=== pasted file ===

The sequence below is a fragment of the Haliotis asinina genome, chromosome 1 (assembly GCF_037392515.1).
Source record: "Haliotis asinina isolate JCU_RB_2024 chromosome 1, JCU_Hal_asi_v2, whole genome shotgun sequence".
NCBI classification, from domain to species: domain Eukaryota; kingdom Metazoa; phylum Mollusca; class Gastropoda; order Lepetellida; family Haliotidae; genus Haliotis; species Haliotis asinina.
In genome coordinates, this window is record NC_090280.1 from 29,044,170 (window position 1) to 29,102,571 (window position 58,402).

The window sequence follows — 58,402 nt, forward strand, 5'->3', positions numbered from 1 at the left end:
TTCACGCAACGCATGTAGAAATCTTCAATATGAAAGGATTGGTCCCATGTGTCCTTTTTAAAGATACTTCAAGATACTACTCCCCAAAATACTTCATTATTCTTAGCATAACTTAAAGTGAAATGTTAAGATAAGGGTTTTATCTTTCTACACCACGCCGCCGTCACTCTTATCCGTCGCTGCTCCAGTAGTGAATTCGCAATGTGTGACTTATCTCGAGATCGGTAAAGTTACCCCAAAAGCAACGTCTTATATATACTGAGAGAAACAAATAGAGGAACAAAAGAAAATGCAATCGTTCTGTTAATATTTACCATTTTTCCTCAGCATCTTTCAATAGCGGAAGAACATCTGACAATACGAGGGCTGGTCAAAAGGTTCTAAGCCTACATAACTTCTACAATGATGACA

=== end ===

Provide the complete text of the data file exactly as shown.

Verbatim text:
The sequence below is a fragment of the Haliotis asinina genome, chromosome 1 (assembly GCF_037392515.1).
Source record: "Haliotis asinina isolate JCU_RB_2024 chromosome 1, JCU_Hal_asi_v2, whole genome shotgun sequence".
NCBI classification, from domain to species: domain Eukaryota; kingdom Metazoa; phylum Mollusca; class Gastropoda; order Lepetellida; family Haliotidae; genus Haliotis; species Haliotis asinina.
In genome coordinates, this window is record NC_090280.1 from 29,044,170 (window position 1) to 29,102,571 (window position 58,402).

The window sequence follows — 58,402 nt, forward strand, 5'->3', positions numbered from 1 at the left end:
TTCACGCAACGCATGTAGAAATCTTCAATATGAAAGGATTGGTCCCATGTGTCCTTTTTAAAGATACTTCAAGATACTACTCCCCAAAATACTTCATTATTCTTAGCATAACTTAAAGTGAAATGTTAAGATAAGGGTTTTATCTTTCTACACCACGCCGCCGTCACTCTTATCCGTCGCTGCTCCAGTAGTGAATTCGCAATGTGTGACTTATCTCGAGATCGGTAAAGTTACCCCAAAAGCAACGTCTTATATATACTGAGAGAAACAAATAGAGGAACAAAAGAAAATGCAATCGTTCTGTTAATATTTACCATTTTTCCTCAGCATCTTTCAATAGCGGAAGAACATCTGACAATACGAGGGCTGGTCAAAAGGTTCTAAGCCTACATAACTTCTACAATGATGACA